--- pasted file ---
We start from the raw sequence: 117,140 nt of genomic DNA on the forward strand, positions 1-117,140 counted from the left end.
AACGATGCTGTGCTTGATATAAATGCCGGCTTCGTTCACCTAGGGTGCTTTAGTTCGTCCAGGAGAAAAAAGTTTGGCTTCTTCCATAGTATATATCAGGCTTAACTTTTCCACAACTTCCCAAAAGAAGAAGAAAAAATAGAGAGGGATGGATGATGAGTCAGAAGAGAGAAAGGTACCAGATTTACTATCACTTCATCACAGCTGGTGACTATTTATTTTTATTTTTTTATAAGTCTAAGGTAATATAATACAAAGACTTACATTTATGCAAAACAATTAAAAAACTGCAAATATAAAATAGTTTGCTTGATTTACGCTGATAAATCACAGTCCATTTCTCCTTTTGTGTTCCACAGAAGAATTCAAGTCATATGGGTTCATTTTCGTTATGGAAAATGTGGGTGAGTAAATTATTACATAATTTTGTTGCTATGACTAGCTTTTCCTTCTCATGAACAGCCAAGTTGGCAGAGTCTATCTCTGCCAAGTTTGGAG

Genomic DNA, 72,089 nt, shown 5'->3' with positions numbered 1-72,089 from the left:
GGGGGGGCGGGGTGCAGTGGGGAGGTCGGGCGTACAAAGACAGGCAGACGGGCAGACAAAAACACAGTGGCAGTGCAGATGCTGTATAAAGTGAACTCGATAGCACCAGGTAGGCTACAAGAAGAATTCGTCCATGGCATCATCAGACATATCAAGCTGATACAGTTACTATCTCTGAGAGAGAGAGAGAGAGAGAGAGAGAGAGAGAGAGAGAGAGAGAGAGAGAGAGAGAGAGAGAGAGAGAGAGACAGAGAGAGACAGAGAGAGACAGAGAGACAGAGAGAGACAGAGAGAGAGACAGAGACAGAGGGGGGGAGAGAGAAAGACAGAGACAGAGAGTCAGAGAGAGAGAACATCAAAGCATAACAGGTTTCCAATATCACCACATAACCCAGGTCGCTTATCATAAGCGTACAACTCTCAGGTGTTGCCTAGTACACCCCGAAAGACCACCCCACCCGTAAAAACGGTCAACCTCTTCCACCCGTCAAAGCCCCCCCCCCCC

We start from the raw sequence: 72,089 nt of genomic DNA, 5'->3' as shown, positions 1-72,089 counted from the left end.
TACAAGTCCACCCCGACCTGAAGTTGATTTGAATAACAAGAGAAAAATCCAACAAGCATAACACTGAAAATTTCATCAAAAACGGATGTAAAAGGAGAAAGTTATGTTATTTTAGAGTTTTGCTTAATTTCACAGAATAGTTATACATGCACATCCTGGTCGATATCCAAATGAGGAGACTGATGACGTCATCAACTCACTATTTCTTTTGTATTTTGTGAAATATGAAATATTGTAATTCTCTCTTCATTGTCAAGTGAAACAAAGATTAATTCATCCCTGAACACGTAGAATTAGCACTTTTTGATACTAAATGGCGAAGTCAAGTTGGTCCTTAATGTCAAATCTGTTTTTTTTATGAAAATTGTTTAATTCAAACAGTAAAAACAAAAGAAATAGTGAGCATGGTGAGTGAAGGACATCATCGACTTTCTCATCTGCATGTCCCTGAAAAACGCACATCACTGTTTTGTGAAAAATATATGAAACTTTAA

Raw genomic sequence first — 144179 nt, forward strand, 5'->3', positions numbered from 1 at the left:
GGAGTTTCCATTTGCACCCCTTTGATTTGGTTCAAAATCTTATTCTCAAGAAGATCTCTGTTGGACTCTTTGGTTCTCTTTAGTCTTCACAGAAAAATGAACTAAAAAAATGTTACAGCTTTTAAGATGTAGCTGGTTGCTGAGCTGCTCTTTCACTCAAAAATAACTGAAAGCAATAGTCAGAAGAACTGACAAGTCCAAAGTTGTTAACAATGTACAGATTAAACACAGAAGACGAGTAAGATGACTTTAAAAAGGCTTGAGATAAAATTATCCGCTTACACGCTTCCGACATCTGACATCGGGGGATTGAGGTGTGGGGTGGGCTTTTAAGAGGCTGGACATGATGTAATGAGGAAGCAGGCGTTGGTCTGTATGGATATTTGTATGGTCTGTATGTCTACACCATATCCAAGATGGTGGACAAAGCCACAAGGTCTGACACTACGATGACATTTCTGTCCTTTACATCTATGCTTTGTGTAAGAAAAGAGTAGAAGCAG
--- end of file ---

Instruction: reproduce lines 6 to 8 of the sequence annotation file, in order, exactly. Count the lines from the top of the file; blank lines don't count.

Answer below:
TACAAGTCCACCCCGACCTGAAGTTGATTTGAATAACAAGAGAAAAATCCAACAAGCATAACACTGAAAATTTCATCAAAAACGGATGTAAAAGGAGAAAGTTATGTTATTTTAGAGTTTTGCTTAATTTCACAGAATAGTTATACATGCACATCCTGGTCGATATCCAAATGAGGAGACTGATGACGTCATCAACTCACTATTTCTTTTGTATTTTGTGAAATATGAAATATTGTAATTCTCTCTTCATTGTCAAGTGAAACAAAGATTAATTCATCCCTGAACACGTAGAATTAGCACTTTTTGATACTAAATGGCGAAGTCAAGTTGGTCCTTAATGTCAAATCTGTTTTTTTTATGAAAATTGTTTAATTCAAACAGTAAAAACAAAAGAAATAGTGAGCATGGTGAGTGAAGGACATCATCGACTTTCTCATCTGCATGTCCCTGAAAAACGCACATCACTGTTTTGTGAAAAATATATGAAACTTTAA

Raw genomic sequence first — 144179 nt, forward strand, 5'->3', positions numbered from 1 at the left:
GGAGTTTCCATTTGCACCCCTTTGATTTGGTTCAAAATCTTATTCTCAAGAAGATCTCTGTTGGACTCTTTGGTTCTCTTTAGTCTTCACAGAAAAATGAACTAAAAAAATGTTACAGCTTTTAAGATGTAGCTGGTTGCTGAGCTGCTCTTTCACTCAAAAATAACTGAAAGCAATAGTCAGAAGAACTGACAAGTCCAAAGTTGTTAACAATGTACAGATTAAACACAGAAGACGAGTAAGATGACTTTAAAAAGGCTTGAGATAAAATTATCCGCTTACACGCTTCCGACATCTGACATCGGGGGATTGAGGTGTGGGGTGGGCTTTTAAGAGGCTGGACATGATGTAATGAGGAAGCAGGCGTTGGTCTGTATGGATATTTGTATGGTCTGTATGTCTACACCATATCCAAGATGGTGGACAAAGCCACAAGGTCTGACACTACGATGACATTTCTGTCCTTTACATCTATGCTTTGTGTAAGAAAAGAGTAGAAGCAG